As a homeschool mom, I can attest to the fact that there are so many amazing products out there to use in a homeschool setting. As a homeschool mom of many on a limited income, I can also attest to the fact that those beautiful supplies can easily add up to spending an obscene amount of money- something that I’m neither willing, nor able, to partake in.
If you ever decided to poll a large group of homeschoolers to ask what the most difficult subject to teach is, math would undoubtedly be at the top of the list. The most crucial time to get kids on board with this harrowing subject is in the primary years while hands-on learning activities can still be incorporated to learn basic computing skills. Homeschooling parents seem to realize this and search the internet for (often expensive) math manipulatives to use in their lessons. Continue reading “10 Toys That Make Fantastic Math Manipulatives”
(Click here for a downloadable PDF of this unit study and other free resources.)
As February quickly approaches, now is the perfect time to share with you a new unit study on Thomas Alva Edison, who happened to be born in February! My kids love anything science and invention related, so last year they were elated when I came up with my Famous Inventors/Inventions unit study. Of all the people we learned about, Thomas Edison was, by far, their favorite, so I think it was only appropriate that I would write a new one focusing only on him.
Homeschooling on a limited budget can be a tricky thing. Sure, the library and the internet are both great free resources, but it’s impossible to homeschool without a cache of supplies at your disposal. As a family of 12 living on one income, we usually only do any major school supply shopping twice a year, so the local dollar store has become our go-to place for those times we need to stock up but don’t have hundreds of dollars to do it.
Before I share with you the frugal deals we find there, I’m going to be honest and point out that there are some supplies that you should stay away from there because the quality just isn’t what it should be. There aren’t many, but I’m hoping to save you the trouble of purchasing these items there and regretting it later. Continue reading “50 Homeschool Supplies You Can Get for One Dollar”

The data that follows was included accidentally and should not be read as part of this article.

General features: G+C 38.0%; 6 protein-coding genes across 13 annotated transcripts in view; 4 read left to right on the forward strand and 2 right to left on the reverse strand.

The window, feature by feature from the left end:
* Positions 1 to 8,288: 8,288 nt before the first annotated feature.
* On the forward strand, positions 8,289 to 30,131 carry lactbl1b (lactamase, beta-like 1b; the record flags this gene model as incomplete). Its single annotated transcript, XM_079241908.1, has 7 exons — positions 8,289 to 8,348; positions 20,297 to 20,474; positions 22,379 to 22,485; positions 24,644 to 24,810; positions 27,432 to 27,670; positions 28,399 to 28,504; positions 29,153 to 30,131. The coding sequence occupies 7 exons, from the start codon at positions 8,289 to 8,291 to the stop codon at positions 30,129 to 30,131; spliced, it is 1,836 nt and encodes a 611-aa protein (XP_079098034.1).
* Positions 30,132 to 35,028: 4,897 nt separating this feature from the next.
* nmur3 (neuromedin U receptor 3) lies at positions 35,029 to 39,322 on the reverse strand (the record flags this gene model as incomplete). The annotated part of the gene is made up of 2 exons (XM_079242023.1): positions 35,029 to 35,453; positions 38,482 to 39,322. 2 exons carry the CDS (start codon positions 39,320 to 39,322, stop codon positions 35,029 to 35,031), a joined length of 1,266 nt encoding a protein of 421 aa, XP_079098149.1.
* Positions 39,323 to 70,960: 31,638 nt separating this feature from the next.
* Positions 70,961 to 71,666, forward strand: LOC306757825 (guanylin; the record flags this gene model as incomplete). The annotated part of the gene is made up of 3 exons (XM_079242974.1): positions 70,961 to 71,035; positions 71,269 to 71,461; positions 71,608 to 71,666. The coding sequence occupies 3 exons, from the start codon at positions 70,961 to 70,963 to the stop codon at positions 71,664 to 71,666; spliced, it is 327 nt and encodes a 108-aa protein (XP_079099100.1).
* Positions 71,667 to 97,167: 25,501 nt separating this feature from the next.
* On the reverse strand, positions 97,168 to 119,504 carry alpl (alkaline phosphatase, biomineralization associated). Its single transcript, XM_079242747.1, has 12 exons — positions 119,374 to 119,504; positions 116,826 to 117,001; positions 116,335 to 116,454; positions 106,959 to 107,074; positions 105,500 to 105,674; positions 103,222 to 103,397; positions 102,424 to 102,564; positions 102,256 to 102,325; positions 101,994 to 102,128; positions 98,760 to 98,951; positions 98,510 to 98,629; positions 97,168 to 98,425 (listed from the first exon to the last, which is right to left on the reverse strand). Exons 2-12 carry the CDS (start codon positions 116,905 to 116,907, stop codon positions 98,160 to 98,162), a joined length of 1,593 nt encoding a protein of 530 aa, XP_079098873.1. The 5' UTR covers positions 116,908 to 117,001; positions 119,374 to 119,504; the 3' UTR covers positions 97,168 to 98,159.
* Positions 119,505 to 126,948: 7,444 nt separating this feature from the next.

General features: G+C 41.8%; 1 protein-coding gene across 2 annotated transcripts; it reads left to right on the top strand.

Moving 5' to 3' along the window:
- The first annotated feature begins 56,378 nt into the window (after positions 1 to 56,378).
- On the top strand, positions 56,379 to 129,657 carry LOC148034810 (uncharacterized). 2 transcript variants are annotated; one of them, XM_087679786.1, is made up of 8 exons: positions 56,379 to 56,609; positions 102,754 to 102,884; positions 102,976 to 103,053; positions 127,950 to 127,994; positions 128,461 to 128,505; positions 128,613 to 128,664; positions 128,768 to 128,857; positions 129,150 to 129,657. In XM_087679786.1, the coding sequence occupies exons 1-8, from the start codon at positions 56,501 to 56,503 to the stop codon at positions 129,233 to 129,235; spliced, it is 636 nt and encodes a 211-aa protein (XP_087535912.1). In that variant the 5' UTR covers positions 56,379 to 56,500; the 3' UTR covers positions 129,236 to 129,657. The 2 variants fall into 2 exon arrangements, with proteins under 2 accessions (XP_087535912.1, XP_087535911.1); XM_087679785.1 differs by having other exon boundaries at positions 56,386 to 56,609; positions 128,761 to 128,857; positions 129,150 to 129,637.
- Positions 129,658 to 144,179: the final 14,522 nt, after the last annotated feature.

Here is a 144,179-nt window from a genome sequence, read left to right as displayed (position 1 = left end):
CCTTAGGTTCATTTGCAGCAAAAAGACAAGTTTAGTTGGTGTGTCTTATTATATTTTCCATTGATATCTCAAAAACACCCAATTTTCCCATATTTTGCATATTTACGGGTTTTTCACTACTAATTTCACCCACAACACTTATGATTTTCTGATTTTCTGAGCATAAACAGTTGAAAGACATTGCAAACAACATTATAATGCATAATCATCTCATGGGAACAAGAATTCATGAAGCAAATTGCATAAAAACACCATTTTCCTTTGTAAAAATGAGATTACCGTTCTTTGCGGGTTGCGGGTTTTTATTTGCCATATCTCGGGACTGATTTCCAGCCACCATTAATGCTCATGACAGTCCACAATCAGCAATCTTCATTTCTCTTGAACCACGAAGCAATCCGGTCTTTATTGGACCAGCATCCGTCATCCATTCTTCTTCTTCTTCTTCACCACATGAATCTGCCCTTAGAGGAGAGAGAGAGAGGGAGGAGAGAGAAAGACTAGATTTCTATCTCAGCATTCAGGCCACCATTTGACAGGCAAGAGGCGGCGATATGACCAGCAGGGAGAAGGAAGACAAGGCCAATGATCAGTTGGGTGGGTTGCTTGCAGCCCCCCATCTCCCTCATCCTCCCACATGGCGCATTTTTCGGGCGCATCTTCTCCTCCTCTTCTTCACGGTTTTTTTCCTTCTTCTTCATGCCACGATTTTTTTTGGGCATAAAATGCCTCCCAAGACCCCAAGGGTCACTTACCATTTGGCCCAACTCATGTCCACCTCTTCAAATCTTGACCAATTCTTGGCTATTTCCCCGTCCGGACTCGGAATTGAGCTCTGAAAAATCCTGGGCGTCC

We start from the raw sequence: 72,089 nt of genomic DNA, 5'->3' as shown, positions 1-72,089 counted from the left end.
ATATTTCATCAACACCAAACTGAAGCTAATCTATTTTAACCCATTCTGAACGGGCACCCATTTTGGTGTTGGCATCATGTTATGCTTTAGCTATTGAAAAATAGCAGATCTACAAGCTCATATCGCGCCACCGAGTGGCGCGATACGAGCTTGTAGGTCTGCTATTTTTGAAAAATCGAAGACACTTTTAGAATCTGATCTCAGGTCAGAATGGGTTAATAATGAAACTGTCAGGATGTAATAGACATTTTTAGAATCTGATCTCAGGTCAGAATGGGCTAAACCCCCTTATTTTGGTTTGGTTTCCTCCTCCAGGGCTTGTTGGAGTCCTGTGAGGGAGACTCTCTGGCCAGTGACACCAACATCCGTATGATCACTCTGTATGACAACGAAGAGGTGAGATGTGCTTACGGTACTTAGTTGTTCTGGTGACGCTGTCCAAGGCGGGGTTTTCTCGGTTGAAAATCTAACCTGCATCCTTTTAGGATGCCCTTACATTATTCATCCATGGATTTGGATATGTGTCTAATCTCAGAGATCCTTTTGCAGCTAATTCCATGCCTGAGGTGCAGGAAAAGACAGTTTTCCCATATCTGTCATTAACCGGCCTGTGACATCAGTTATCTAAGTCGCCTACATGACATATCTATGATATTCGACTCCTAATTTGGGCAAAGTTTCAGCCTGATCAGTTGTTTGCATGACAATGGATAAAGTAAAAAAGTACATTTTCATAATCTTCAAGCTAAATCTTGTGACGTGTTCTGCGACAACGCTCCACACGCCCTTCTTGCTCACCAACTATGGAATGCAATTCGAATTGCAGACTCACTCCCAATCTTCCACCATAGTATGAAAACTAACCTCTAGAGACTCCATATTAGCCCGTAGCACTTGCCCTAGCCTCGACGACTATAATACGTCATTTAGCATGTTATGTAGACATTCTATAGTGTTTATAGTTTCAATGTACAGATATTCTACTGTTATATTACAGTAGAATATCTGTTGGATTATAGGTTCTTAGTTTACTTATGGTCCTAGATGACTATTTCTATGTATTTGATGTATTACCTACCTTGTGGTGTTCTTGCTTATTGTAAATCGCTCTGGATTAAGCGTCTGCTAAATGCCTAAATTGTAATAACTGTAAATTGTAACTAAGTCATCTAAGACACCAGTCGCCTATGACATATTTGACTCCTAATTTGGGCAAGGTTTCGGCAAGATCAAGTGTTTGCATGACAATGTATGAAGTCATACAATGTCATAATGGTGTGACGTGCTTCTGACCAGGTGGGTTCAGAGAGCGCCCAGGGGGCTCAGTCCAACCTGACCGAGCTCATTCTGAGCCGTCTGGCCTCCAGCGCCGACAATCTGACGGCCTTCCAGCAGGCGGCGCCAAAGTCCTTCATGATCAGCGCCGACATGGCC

I love the library. There, I said it. I can’t tell you how many times I’ve told the librarians at our public library that if they’d just get a snack bar, I’d move the whole family right in. And I’m serious about that. So many books, so little time.
On top of that, it is the backbone of our homeschool curriculum.
Without the library, our homeschool wouldn’t just be dull- although it certainly would be- but it would be expensive. Way too expensive for a one-income family of 12 to handle.
The high costs associated with homeschooling are often one of the reasons people choose not to do it. We can’t afford it. We only have one income. We have too many children.
It’s true that there are a good many homeschool curriculums out there which are high quality, with the high price tag to prove it, but today I’m going to let you in on how we homeschool 10 kids for under $1000/yr.
Since we are a one income family of twelve, it is absolutely necessary that I am resourceful enough in acquiring materials so that homeschooling will not be a financial strain. At this point in time, we plan on homeschooling all of our children through high school, so it is crucial that I find something affordable that works for our family.
Believe it or not, this is easier than you think. In fact, $1000 is actually a high number. I believe that this year we were able to keep our costs to below $500 for curriculum for all 10 children, but I’ll say $1000 just to be conservative!
Today is Part 2 of my Homeschooling on One Income series. Part 1 described how our family manages daily living on one income. Before homeschooling, it is essential to work out a budget plan for day to day living if you have a limited income.